Sunday, July 25, 2010

Is it Ethical to be Catholic? Queer Perspectives (1 of 15)

Here's James Alison on the topic, who seems a bit nonplussed by the question itself! He's been involved with religion for too long, obviously; he doesn't understand in what low regard the Christian church is held by gay people too many to number.

There are around 6-8 separate 10-minute JA videos, all of which can be found together here - but things seem to be out of order somehow, or perhaps it represents the debate back-and-forth format. I haven't figured it out yet, anyway - but I'm still listening myself. This conference seems to have happened fairly recently (EDIT: it was in 2006; JA has written about this previously); the videos were posted in June of this year. I really like the "undoer of knots" thing - something I'd never heard about before....

(EDIT 2: I've just finished watching JA's part of this discussion; it was very beautiful. Now the first "respondent" is speaking; he's upset that JA did not actually address the question itself - but of course, the question itself was not in any way well-defined, and - in my opinion - was framed merely for shallow and sarcastic shock value: to turn the church's claims of morality on itself. The respondent, Vincent Pizzuto, argues that JA does not recognize that there are other forms of Catholicism - and then does the same thing himself, by focusing only on Rome. Well, I'm still listening, though, so maybe there'll be more and better coming.)

(EDIT 3: Respondent 2, Julie Henderson, is now speaking. Actually it's clear that all these perspectives are valuable; however, Henderson's contention that Alison's approach is "irresponsible" and that he's "not living up to the challenge" is ridiculous, considering all he's written, done, and said about this issue. I find her argument to be immature, to be honest - but then, she is immature; she's a sophomore in college. Likewise, Pizzuto's argument that the Catholic Church is unethical because it hasn't "addressed the real problem" that led to the abuse of children - while not ever articulating what this "real problem" actually is - is half-baked. But I do understand - of course! - the anger.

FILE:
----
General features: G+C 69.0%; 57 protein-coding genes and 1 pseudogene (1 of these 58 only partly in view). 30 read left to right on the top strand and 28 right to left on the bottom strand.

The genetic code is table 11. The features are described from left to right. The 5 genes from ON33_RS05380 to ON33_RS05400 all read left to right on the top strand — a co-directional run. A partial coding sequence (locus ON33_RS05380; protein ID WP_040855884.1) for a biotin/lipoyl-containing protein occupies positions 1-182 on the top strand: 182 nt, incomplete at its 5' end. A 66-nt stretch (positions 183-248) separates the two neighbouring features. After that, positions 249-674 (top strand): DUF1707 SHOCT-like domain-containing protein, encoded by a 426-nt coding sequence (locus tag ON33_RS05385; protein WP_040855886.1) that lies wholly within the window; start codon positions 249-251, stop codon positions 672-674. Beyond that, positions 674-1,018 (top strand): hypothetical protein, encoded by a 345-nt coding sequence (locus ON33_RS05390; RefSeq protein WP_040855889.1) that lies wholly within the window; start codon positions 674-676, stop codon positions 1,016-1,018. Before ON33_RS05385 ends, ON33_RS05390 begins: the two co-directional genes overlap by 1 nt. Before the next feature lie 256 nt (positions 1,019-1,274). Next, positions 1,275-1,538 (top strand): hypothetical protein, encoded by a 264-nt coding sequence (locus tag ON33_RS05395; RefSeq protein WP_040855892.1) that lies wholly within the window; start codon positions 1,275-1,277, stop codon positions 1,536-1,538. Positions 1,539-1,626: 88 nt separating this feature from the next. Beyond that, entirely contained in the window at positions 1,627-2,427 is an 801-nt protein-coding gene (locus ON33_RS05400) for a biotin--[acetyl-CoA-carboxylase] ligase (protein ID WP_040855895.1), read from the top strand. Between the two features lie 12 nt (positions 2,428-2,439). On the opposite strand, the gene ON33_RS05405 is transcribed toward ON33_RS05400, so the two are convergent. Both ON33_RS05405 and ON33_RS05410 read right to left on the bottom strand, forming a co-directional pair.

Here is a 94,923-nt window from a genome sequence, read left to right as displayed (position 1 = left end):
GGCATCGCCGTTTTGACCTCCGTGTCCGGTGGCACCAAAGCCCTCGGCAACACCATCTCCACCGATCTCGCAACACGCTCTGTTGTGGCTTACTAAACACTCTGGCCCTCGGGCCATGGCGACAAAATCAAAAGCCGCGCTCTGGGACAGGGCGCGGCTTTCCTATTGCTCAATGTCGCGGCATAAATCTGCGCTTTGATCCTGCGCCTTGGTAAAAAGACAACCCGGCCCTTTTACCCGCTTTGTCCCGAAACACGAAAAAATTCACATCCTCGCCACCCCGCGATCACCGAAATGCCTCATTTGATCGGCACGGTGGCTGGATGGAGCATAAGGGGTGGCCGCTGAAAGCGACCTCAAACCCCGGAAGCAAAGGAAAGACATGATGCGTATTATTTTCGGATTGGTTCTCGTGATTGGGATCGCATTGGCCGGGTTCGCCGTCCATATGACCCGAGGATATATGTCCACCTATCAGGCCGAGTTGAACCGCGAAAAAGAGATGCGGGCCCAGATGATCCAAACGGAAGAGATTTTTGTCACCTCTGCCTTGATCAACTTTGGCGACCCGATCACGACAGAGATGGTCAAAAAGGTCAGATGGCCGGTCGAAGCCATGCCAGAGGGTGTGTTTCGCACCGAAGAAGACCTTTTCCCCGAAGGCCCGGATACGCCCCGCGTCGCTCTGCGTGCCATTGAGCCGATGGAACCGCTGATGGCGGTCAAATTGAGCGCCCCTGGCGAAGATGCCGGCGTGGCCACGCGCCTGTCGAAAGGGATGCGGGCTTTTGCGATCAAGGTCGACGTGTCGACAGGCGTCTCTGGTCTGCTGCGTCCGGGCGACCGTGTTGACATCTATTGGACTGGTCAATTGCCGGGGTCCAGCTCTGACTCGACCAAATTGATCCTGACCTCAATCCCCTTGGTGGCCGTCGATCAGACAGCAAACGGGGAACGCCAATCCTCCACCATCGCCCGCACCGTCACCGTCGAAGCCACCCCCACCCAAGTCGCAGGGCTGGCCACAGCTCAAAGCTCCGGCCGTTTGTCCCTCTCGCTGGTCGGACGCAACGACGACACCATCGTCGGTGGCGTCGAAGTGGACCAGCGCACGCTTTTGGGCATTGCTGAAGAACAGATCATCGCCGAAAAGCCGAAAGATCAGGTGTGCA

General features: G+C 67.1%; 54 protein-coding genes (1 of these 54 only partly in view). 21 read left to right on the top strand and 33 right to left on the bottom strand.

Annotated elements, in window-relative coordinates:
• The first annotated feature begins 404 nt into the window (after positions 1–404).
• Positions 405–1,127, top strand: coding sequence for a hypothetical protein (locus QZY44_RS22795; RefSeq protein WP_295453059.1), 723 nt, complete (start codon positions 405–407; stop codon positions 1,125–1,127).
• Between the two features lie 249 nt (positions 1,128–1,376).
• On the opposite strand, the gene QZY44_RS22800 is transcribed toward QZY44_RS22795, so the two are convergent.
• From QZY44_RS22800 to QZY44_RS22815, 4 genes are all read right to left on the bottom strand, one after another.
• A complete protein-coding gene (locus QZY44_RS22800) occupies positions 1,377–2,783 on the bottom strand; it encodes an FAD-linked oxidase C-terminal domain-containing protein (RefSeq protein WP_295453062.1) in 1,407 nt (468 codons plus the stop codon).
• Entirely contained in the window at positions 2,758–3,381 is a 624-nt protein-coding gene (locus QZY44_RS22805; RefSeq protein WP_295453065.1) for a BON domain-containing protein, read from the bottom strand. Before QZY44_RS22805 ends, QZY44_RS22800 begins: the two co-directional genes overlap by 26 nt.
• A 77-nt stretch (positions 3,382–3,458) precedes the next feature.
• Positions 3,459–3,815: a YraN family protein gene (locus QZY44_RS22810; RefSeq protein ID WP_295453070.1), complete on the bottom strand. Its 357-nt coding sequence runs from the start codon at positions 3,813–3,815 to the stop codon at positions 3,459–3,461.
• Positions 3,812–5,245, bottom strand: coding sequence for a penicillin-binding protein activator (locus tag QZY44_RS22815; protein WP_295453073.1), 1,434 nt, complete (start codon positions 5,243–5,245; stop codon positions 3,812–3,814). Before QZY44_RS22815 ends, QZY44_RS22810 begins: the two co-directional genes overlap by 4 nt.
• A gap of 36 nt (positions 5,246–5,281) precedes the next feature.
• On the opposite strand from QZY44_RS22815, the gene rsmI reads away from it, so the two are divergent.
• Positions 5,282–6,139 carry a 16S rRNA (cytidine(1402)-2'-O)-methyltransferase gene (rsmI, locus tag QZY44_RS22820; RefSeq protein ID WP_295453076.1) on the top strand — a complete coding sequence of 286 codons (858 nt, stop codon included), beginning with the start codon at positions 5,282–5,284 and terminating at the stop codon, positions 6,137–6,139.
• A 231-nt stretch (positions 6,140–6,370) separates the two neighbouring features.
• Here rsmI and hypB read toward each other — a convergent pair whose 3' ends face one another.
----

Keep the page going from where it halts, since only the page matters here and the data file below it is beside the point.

What's really interesting to me is, actually, that James Alison found relief in his embrace of Catholicism - which tells you how awful his fundamentalist background must have been for him. Of course, this may have something to do with his English background, and the fact that Catholics have definitely been seen as second-class citizens in that country, even (I think) within his lifetime; perhaps empathy was the result of that kind of suffering.)

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